We have hit a milestone in the NBA schedule as we move through Christmas. So what better time to check in and analyze which players are hurting their teams, with poor on court decisions and simple skill errors which I tally up in my Coach Killer metric.
This metric allows us to identify those players who put up nice numbers in the box scores but may actually hurt their team both on and off the court with team chemistry.
The detail behind the Coach Killer metric can be found in my previous post:
In short we are trying to measure players who consistently make poor decisions and simple skill errors. These plays make coaches pull out their hair and can affect the overall chemistry of the team. Teammates drop heads and roll their eyes as they have seen these dumb plays all too often from serial offenders.
Now, other than being frustrated by players making these skill errors, it’s hard to gauge what harm they are causing the team. The Coach Killer metric puts a value on all of these poor plays and gives an overall calculation where we can start saying "This guy costs us 10 points a game from dumb plays".
The traits found in the coach killer metric are ones that can impact the team both on and off the court, but we shouldn’t just look at the players with high coach killing numbers. Those with low numbers could be the high IQ and great team chemistry guys that any front office would want on their team.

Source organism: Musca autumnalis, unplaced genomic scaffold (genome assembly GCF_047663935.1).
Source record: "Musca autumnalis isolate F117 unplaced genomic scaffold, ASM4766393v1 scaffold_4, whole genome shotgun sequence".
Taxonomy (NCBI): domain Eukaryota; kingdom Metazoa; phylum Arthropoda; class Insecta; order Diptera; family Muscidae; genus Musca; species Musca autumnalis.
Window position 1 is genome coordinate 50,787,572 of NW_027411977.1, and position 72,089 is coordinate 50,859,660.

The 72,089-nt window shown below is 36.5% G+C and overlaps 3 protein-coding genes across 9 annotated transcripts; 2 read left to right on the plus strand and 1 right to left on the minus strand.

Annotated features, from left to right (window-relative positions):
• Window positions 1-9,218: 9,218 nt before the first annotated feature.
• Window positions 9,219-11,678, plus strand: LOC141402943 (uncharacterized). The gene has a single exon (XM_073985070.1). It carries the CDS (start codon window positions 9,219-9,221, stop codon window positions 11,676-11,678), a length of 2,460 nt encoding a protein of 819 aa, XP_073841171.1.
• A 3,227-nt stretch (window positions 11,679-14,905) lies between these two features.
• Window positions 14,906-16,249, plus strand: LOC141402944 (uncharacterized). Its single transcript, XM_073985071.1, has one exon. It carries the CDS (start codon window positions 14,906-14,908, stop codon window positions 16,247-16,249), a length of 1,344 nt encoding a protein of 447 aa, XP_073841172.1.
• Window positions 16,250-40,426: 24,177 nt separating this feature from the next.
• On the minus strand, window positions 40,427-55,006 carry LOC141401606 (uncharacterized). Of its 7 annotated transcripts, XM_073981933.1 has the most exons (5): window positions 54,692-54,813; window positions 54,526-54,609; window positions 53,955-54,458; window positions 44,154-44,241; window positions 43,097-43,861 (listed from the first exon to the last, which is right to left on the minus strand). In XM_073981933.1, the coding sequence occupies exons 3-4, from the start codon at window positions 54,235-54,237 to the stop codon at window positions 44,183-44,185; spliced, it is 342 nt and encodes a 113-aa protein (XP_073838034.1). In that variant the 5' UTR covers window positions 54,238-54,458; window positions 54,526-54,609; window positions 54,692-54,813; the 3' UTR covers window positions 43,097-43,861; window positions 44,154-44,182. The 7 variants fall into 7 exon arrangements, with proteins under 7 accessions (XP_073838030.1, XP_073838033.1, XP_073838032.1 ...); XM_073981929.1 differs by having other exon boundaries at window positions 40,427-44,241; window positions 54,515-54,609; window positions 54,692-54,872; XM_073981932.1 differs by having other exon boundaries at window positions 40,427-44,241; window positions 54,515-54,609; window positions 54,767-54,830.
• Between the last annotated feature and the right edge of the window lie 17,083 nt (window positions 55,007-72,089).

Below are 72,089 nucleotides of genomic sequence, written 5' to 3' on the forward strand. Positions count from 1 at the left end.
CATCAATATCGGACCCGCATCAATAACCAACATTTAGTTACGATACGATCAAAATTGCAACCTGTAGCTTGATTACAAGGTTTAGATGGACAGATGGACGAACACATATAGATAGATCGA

A lot of metrics today heavily favour a player who scores the ball heavily, this can mask deficiencies in their overall game and impact on the team. The Coach Killer metric look at players from a different angle and potentially allows us to evaluate players a little differently.
Below is this season’s data of how players are tracking per 36 minutes of court time through the Christmas break. The below tables are interactive and also compares last season per 36 minute numbers.
Highlights from above:
In terms of who’s numbers are worse than last season per 36 minutes, it’s a pretty clear group:
The biggest improvement has come from the below, all who have reduced their negative impact by at least 3 points per 36 minutes vs last season:
Finally, the 10 players in the league with the lowest coach killing numbers, all of which cost their team 2 or fewer points per 36 minutes
Let’s now take a look at how teams are tracking:
It’s no surprise to see OKC with league worst numbers as Russell Westbrook leads the way individually by such a great number.
Brooklyn has had the biggest increase vs last season, going up by 5.5 coach killer points per game. The main culprits being Jeremy Lin, Rondae Hollis-Jefferson, Sean Kilpatrick and Luis Scola who are all well inside the worst 100 player in the league in this metric.
Toronto has jumped Dallas to be the best team in the league, averaging a low 25.8 coach killing points per game. Decreasing by 4 points per game vs last season with a big reason simply being Luis Scola moving to Brooklyn and replacing his minutes with rookie Pascal Siakam. Siakam averages a low 3.6 coach killing points per 36 min vs Scola’s near 7 points per game.
I understand this type of analysis isn’t for everyone, but I hope it gives some useful insights into the impact players are having on the court through decision making and skill errors, and how it may affect the overall chemistry of the locker room.
For those who are interested, here is the raw player data that is used to calculate the Coach Killer formula:
Thanks again to @nbastuffer for providing the play by play data.